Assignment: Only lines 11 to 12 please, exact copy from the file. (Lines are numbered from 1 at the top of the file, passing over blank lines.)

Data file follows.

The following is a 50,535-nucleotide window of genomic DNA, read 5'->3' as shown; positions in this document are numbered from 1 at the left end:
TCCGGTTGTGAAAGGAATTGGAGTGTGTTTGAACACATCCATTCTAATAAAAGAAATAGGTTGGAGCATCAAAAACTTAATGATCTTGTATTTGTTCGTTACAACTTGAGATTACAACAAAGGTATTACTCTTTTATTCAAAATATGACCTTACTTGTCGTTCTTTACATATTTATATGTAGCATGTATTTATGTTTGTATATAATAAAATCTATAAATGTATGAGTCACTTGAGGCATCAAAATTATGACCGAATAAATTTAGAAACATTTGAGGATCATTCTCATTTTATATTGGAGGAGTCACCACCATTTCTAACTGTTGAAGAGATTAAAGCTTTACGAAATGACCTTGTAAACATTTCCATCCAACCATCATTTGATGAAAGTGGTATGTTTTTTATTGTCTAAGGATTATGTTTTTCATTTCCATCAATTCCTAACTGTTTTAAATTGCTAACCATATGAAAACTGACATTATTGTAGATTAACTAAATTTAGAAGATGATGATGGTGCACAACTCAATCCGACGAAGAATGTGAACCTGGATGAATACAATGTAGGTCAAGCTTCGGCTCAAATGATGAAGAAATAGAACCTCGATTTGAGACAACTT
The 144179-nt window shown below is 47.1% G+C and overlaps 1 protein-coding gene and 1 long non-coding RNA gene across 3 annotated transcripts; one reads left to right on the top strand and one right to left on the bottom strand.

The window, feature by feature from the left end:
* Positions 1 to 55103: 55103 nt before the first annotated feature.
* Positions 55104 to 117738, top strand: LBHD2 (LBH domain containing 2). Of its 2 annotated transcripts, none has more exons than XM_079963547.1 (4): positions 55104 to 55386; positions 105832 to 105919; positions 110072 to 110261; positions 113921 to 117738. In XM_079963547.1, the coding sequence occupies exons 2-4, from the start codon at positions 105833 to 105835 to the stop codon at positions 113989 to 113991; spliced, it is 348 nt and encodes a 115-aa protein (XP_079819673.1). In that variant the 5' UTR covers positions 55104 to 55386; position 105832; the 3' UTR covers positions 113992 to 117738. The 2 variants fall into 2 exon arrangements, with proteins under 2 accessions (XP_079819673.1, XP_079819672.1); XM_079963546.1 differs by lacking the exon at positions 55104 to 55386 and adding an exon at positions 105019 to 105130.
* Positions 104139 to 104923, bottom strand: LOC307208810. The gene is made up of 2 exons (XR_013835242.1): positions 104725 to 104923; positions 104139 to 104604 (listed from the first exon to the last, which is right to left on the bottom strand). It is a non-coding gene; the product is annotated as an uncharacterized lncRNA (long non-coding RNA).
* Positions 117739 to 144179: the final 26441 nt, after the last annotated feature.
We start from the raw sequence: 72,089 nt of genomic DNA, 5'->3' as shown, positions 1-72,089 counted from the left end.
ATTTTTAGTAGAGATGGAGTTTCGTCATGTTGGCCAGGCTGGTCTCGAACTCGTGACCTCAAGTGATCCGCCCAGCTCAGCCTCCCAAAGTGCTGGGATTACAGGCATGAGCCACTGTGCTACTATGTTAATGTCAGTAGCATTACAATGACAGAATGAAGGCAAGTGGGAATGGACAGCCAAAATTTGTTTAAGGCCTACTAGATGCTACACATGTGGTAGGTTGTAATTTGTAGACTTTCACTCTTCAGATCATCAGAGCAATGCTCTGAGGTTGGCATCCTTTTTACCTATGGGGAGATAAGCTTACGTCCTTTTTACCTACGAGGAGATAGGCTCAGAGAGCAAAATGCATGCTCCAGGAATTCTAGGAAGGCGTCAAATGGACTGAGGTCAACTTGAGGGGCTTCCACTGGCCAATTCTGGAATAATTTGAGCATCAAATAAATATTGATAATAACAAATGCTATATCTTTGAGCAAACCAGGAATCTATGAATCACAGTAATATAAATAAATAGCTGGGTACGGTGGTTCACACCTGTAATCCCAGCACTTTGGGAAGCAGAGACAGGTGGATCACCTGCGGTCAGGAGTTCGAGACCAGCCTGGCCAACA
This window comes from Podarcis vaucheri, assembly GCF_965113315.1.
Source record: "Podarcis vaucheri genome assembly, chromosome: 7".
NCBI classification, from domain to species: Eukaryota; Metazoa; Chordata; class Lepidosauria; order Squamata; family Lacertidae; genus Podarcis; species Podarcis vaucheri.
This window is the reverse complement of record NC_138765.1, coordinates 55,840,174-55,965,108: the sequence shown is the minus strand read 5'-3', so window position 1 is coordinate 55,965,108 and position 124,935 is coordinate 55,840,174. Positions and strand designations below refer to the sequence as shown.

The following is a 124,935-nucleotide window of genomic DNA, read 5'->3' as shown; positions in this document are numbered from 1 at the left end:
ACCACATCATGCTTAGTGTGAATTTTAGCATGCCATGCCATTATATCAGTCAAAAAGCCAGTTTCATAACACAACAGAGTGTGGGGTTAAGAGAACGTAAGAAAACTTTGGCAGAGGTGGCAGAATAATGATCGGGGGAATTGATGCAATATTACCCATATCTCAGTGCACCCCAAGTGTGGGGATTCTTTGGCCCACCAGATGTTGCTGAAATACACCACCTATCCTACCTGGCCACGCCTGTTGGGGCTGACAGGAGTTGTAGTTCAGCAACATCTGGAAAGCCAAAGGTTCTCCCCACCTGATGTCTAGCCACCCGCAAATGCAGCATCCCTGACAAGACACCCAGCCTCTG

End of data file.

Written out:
This window comes from Podarcis vaucheri, assembly GCF_965113315.1.
Source record: "Podarcis vaucheri genome assembly, chromosome: 7".